7:30pm — MAFS is on. KitchenAid is on. Oven is on. Let the games begin. E. comes home again from mixed netball and offers to make dinner, but neither of us is hungry for now. 
11:00pm — I am five cake layers down and fading. E. and I never end up getting hungry, so we just snack on the biscuits I got from Aldi earlier. At least MAFS has been good background entertainment with the wildly problematic men they’ve managed to find this season. 
11:00pm — I make minor progress on a freelance project while my sixth cake layer bakes. The final two are going to have to be a problem for tomorrow. E. stays up to keep me company, bless. I wrap the five cooled layers in cling wrap and freeze, leave the sixth to cool overnight, and we head to bed.
Daily Total: $74.90

Day 3

8:00am — So. Tired. I feel even more hungover than usual, and completely slept through E. getting up for work. I slowly get up and presentable for work in the Lulu shorts and yet another oversized button-up shirt, and shuffle myself downstairs to sit at my dining room table to churn out graphics for our social channels.
1:00pm — About seven urgent requests later, I have a spare moment to make myself a wrap for lunch, with a side of sliced apple and carrot. My manager reaches out and tells me to cancel the leave I have booked for the next few days as they’ll need me to work overtime tonight and do a few hours in the morning pre-wedding. I agree because I am a people pleaser with no boundaries, but expect I will hate myself later for this decision.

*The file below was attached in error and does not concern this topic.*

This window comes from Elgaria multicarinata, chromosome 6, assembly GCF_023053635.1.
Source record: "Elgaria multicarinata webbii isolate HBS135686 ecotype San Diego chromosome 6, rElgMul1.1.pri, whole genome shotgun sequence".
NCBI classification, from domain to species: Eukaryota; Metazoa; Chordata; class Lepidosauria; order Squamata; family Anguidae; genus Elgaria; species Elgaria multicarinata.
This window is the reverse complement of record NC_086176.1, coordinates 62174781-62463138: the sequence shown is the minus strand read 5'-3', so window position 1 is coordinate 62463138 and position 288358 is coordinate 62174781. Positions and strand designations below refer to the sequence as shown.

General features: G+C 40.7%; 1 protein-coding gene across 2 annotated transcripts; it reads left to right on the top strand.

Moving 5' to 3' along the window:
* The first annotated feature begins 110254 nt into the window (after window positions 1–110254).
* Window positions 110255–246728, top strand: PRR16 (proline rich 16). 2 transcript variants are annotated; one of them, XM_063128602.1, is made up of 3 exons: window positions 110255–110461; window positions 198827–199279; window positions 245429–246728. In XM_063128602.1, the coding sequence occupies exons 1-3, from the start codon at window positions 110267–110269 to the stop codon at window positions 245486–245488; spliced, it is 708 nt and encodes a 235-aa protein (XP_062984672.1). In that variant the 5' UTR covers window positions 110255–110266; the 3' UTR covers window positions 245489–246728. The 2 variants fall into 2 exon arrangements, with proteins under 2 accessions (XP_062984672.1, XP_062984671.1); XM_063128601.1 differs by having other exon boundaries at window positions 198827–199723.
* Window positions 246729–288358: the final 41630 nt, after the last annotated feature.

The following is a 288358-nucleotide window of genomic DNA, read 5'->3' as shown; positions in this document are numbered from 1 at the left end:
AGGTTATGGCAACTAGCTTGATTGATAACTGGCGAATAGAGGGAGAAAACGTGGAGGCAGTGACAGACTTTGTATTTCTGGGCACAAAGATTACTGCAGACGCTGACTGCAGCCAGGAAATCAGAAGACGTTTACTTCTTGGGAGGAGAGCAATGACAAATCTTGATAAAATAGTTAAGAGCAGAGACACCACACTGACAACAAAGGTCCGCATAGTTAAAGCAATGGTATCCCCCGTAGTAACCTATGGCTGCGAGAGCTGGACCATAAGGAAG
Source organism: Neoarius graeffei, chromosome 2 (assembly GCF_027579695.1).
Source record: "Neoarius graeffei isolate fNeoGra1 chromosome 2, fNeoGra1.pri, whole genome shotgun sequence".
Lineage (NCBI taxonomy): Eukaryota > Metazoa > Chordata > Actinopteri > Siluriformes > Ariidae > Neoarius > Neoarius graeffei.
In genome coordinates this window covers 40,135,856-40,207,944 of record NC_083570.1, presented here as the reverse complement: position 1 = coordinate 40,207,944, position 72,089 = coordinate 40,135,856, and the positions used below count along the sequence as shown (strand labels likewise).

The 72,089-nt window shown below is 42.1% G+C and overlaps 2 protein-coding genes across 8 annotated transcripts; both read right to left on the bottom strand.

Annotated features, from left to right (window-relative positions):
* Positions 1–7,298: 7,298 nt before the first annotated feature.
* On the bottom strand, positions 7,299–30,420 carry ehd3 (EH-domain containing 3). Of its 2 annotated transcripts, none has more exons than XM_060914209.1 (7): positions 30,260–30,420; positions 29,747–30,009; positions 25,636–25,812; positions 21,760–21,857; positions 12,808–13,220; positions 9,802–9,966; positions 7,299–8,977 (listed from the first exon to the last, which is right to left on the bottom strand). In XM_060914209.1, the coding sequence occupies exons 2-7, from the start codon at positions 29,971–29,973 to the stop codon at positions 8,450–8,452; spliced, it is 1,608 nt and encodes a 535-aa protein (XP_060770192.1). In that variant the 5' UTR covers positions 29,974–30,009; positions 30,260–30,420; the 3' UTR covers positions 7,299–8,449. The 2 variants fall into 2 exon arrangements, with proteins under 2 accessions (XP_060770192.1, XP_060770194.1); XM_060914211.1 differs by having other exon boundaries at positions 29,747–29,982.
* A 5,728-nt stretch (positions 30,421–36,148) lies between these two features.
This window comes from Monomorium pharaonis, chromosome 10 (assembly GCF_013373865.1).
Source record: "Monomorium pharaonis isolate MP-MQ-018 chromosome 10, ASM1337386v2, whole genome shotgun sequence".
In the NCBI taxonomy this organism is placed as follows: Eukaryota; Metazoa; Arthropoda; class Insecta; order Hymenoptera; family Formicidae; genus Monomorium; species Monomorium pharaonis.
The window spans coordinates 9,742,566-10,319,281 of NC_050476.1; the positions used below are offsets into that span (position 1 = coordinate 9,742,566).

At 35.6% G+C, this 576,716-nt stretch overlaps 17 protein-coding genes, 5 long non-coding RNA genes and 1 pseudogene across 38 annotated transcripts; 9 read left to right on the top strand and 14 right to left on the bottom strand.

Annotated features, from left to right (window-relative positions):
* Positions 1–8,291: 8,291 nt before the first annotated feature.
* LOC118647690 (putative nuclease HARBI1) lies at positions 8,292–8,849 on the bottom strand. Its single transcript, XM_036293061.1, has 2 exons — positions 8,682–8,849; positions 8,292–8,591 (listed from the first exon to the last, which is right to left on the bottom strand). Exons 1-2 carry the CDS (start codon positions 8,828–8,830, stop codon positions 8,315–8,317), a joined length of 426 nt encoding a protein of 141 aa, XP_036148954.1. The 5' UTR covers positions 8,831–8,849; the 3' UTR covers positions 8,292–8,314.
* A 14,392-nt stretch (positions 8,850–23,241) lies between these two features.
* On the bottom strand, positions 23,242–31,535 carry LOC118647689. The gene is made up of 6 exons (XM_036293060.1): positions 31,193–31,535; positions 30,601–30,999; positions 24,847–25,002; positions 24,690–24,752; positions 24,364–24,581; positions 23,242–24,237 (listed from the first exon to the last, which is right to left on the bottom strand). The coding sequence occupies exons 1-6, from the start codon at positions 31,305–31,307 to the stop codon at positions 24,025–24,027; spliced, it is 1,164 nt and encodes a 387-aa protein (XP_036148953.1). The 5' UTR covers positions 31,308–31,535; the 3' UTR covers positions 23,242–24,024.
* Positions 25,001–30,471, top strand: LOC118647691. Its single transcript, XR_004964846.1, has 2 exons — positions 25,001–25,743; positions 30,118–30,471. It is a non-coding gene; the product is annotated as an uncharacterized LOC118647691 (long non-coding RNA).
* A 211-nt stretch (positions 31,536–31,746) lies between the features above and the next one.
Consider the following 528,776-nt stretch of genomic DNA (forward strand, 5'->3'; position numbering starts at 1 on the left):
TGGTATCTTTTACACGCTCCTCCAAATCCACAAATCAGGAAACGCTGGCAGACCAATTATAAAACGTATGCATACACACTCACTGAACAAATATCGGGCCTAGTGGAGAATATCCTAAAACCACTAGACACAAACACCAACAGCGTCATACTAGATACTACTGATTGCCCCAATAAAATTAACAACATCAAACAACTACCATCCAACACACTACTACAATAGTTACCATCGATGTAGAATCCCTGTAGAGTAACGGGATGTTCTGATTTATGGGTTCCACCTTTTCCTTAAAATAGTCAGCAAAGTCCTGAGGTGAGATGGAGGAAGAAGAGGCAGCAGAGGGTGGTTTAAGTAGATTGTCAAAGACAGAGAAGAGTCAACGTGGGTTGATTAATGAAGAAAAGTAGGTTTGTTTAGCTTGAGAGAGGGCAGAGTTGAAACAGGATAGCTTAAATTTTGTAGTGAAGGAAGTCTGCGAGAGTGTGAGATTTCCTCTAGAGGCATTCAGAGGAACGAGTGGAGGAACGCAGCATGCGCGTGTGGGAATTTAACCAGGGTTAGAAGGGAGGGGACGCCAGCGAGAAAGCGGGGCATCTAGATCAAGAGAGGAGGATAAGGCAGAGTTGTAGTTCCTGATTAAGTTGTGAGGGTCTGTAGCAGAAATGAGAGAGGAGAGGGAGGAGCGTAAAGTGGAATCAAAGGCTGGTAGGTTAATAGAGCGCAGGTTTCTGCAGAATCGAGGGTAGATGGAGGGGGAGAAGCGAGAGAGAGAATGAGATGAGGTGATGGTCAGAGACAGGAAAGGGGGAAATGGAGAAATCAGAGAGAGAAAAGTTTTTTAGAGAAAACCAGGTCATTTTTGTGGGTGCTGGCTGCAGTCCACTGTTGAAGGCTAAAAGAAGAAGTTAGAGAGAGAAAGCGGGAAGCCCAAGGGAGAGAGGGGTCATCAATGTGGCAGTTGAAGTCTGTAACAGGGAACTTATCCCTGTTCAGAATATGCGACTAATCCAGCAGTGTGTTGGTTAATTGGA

3:00pm — E. sends me a gift registry for another friend’s wedding we are attending next month. We agree to buy the salt and pepper mills, which he pays for out of the joint account ($150, so $75 for my share). $75
6:00pm — I need to go back to the shops for more butter ($7), so I tell my manager I’m jumping offline for a bit. T. and I also take the opportunity to do a lap around the beach and watch the surfers. $7 
7:00pm — Back home and armed with the butter, I stack the six cake layers I have and make an executive decision to not bake another two — with enough icing, the cake should be tall enough. I do the crumb coat then leave it in the fridge to chill. No after-hours work has come through from my full-time job, so while I wait for the cake, I manage to finish off the freelance piece of work I started on Monday (and watch MAFS). 
8:00pm — E. is home late from work. He is out of the house for really long hours most days, which is fine for now but may have to be reassessed once there’s a small child involved. He makes us soup, then we have Calippos for dessert because I cannot even look at anything cake-related. 
10:30pm — Final layer of icing goes on and it’s bedtime. 
Daily Total: $82